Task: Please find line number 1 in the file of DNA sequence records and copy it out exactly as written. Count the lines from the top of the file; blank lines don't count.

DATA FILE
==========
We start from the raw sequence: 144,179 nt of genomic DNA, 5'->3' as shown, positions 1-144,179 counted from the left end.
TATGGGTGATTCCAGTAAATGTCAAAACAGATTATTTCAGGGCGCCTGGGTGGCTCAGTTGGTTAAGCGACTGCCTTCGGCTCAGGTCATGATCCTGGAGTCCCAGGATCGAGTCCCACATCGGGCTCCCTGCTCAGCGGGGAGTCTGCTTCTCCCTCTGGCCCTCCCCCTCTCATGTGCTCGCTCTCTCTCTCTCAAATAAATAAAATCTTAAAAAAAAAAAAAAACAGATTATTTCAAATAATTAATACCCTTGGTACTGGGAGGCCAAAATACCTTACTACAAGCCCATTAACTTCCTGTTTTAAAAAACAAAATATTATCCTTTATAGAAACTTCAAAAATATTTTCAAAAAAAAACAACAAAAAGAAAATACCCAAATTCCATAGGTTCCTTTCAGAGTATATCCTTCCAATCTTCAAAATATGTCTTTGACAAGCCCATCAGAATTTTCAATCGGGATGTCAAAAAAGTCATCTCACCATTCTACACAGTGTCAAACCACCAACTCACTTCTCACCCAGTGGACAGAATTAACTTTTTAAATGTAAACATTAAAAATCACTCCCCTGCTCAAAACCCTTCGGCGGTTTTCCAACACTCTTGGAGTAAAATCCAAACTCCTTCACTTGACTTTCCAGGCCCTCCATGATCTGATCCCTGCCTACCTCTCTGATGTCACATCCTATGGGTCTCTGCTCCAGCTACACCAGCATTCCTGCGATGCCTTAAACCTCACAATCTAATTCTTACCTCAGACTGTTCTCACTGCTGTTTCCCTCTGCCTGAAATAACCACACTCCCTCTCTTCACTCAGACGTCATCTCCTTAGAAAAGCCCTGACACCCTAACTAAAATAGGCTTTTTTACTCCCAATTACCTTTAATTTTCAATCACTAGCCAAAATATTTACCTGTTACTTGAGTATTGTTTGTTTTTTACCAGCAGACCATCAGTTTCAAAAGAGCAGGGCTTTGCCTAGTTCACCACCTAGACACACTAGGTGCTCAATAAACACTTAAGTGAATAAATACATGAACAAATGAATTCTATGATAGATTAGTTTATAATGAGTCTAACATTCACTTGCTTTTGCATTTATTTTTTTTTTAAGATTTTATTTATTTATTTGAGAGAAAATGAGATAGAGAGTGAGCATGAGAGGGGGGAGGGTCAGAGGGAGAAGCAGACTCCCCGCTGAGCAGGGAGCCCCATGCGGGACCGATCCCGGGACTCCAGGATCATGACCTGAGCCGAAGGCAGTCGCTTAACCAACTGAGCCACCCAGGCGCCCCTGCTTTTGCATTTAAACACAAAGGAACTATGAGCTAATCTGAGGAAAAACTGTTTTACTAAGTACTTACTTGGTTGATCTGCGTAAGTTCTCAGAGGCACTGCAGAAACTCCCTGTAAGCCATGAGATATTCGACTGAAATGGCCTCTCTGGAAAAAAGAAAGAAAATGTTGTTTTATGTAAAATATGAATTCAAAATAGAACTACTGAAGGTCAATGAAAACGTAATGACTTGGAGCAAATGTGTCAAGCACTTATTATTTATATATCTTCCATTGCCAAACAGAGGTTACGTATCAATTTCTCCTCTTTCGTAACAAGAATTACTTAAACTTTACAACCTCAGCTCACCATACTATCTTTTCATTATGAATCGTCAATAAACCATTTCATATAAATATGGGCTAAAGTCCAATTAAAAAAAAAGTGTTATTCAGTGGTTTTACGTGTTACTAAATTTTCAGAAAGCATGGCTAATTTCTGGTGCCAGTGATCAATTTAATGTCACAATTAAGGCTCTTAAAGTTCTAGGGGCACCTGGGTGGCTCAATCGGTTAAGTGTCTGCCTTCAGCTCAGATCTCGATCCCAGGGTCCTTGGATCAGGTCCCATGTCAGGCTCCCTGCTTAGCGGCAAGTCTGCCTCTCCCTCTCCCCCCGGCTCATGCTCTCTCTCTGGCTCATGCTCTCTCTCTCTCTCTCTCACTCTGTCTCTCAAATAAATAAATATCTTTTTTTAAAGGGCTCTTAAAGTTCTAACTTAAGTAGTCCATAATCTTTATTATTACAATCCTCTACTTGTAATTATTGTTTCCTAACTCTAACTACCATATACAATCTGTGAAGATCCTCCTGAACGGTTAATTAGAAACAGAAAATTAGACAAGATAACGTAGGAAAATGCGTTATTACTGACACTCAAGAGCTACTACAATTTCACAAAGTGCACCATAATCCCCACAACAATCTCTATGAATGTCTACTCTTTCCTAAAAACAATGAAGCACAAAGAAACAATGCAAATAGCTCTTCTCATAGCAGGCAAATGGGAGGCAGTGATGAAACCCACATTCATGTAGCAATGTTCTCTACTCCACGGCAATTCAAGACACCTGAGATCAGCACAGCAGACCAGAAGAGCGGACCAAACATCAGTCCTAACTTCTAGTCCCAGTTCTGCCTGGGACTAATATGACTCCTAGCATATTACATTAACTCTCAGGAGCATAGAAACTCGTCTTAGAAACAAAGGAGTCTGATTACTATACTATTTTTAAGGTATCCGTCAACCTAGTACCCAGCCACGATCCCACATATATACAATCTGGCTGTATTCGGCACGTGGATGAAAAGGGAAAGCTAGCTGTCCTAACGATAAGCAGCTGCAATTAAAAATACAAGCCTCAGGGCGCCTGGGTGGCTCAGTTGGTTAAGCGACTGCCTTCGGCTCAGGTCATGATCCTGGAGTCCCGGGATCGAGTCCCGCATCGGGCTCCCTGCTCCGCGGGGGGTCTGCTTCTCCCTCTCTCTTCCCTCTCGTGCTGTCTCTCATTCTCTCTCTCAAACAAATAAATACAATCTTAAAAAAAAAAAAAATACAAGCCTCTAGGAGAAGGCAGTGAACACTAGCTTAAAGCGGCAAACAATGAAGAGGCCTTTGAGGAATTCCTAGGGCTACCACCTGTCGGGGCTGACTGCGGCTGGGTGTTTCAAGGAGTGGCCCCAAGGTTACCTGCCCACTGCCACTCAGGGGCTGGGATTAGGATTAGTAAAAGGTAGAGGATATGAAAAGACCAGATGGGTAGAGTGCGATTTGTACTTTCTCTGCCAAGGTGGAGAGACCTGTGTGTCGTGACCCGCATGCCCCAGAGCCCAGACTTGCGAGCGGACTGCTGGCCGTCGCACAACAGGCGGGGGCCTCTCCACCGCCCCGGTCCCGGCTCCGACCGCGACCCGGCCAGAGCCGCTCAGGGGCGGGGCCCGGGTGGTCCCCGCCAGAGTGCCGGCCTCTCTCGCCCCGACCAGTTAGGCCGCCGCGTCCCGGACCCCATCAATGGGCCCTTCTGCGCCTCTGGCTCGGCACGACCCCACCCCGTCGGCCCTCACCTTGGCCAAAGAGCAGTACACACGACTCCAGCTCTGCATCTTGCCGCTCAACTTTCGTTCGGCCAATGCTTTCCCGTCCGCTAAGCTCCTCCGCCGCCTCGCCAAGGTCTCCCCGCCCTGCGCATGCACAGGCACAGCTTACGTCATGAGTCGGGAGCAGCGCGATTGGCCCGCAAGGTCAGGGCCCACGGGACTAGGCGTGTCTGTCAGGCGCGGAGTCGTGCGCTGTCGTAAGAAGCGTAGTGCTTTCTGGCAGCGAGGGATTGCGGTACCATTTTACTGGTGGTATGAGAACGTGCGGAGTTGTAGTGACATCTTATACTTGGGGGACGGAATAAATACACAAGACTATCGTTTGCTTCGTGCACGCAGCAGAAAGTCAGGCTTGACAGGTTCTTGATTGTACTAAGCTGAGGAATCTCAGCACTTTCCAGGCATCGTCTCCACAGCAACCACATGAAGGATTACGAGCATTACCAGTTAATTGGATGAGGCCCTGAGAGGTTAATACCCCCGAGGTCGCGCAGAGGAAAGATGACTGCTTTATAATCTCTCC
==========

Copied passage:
We start from the raw sequence: 144,179 nt of genomic DNA, 5'->3' as shown, positions 1-144,179 counted from the left end.